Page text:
Shaping the world

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Back in the earliest days when mankind had his beginnings, it was the land and our response to it that had shaped us. It has been suggested that it was the long grass that caused us first to stand on two legs… a need to spot potential predators at a distance. As animals our physical defences are minimal. It is our intellect, adaptability and ability to use what comes to hand to serve our needs that allowed us to thrive. It was the land, the environment and climate that offered the raw materials to the responsive hunter, moving with the game and the seasons and which later planted the first seeds of agriculture from which our modern societies have sprung.

We are not very old as a species. It is thought that the earliest homo sapiens dates back a mere 200,000 years. On a planet that is 4.6 billion years old and where cellular life has existed for most of that time, that is a drop in the ocean. Yet from the beginning we have shaped the world to suit our needs, carving our presence on the landscape, altering the ecology with our predation and finally building upon it on a massive scale. No other species has impacted upon the life of the planet as drastically and visibly as we.

Yet on the whole we are still children, building sandcastles on the shore of time; things we see as permanent and solid that will, inevitably, be washed away when the tides change. Civilisations have sprung up, flourished and faded, leaving arcane structures, mysterious traces we can only strive to interpret and never fully understand for we have, inevitably, lost the context of their creation. Even within our own short history we have seen this happen time and again and no doubt it will continue. Yet these mysterious histories have influenced our own; the foundations of an ancient realm may be all we think remains, yet much of what they knew will have been carried outward, casting ripples on the pool of human understanding and knowledge. Our present is built upon their past.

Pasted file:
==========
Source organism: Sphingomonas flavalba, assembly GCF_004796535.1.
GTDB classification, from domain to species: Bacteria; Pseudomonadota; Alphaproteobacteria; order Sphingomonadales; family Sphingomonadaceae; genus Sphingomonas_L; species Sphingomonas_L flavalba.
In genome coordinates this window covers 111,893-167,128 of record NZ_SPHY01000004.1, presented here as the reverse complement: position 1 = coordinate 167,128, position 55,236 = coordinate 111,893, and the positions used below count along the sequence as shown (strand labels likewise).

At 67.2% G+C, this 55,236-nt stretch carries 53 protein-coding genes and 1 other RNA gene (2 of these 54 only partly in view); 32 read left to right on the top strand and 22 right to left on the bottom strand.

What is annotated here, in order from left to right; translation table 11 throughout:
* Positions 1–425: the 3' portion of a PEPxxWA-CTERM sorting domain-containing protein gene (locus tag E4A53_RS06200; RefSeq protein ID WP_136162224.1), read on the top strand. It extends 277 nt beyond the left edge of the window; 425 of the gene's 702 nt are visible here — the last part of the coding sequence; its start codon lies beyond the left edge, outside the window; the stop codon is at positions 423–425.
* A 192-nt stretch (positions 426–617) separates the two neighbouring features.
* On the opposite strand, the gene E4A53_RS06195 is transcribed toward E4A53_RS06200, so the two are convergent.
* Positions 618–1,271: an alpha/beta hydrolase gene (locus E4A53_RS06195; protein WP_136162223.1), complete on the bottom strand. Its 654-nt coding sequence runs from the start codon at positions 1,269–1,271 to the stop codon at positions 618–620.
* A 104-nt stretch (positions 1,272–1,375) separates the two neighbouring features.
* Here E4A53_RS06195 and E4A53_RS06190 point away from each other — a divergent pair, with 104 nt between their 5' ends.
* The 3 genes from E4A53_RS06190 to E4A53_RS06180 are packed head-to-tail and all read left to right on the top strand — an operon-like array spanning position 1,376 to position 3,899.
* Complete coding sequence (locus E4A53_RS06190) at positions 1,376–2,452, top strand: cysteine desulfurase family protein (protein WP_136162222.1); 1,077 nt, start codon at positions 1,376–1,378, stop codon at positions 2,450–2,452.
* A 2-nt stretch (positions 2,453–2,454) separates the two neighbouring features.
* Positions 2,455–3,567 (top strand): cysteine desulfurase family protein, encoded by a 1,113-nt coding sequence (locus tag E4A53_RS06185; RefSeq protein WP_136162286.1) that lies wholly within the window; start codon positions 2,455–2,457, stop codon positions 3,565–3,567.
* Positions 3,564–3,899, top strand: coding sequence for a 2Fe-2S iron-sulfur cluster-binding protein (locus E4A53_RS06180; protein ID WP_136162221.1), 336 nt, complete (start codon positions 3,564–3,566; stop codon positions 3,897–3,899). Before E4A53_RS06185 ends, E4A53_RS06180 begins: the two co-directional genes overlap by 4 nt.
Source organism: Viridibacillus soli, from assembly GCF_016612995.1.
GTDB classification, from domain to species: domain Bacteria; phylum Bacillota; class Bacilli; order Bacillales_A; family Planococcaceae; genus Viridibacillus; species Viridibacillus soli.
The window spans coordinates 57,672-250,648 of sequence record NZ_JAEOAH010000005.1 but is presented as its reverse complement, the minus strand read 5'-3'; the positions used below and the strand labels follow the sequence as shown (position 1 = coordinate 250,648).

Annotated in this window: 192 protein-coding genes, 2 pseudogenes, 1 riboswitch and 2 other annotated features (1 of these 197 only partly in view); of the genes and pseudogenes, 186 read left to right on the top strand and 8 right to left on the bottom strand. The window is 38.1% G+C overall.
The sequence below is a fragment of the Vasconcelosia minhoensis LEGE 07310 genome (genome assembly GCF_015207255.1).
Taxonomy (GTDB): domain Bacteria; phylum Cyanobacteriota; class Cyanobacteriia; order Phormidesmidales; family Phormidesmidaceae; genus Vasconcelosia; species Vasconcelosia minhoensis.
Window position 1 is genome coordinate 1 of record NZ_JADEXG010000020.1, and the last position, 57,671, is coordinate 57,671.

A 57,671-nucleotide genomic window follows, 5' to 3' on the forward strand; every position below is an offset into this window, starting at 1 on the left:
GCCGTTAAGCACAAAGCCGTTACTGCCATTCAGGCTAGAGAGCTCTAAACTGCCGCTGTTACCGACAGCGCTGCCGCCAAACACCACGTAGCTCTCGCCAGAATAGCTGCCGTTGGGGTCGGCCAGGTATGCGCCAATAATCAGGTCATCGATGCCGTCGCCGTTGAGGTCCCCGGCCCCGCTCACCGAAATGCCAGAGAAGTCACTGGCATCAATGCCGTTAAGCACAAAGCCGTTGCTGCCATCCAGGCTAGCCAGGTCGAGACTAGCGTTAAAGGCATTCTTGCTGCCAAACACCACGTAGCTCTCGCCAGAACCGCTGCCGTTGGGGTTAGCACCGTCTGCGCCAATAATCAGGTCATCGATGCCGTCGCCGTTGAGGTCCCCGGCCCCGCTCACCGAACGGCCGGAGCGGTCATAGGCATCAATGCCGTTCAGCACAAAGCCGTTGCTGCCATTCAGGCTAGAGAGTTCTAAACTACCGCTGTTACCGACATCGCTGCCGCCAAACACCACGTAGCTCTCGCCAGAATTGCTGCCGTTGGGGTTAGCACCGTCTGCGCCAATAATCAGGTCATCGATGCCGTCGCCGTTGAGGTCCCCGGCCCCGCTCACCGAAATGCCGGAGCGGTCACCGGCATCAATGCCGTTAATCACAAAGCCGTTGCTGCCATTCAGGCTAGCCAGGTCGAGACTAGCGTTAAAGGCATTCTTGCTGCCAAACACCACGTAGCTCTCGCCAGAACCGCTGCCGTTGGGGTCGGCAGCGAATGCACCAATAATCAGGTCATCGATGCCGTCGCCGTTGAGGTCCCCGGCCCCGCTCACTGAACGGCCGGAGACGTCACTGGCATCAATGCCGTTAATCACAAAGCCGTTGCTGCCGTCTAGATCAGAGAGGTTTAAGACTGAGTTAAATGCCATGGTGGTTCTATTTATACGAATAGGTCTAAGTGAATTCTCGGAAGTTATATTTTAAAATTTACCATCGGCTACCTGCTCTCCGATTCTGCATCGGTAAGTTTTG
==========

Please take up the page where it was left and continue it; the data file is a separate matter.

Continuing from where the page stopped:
There is a similar process in our own lives where the fragile castles we build around ourselves as a personality, reacting to the landscape of family, society and events is shaped by and shapes the way we see ourselves and the way we project our image into the world. Events experienced through the eyes and mind of the child may leave an arcane trace, a mysterious ruin in the tangled undergrowth of being that we stumble across in wonder, trepidation or confusion. It is upon these very places that we have built the person we see in the mirror and their influence contributes to the shaping of who we become.

Yet beneath the ruined castle or lost pyramid there is a constant. The foundations of all are rooted firmly in the earth. They are shaped from the land and to the land they will eventually return, gently gathered by the creeping tendrils of plants and washed away by rain, becoming once more a part of the landscape rather than apart from it.

There is an analogy there too for those who believe in the soul, that essence of self that is beyond the realm of the of the outer world and it is from this we spring, our foundations rooted within its light and it is to this we return when the edifice of the incarnate personality is washed away.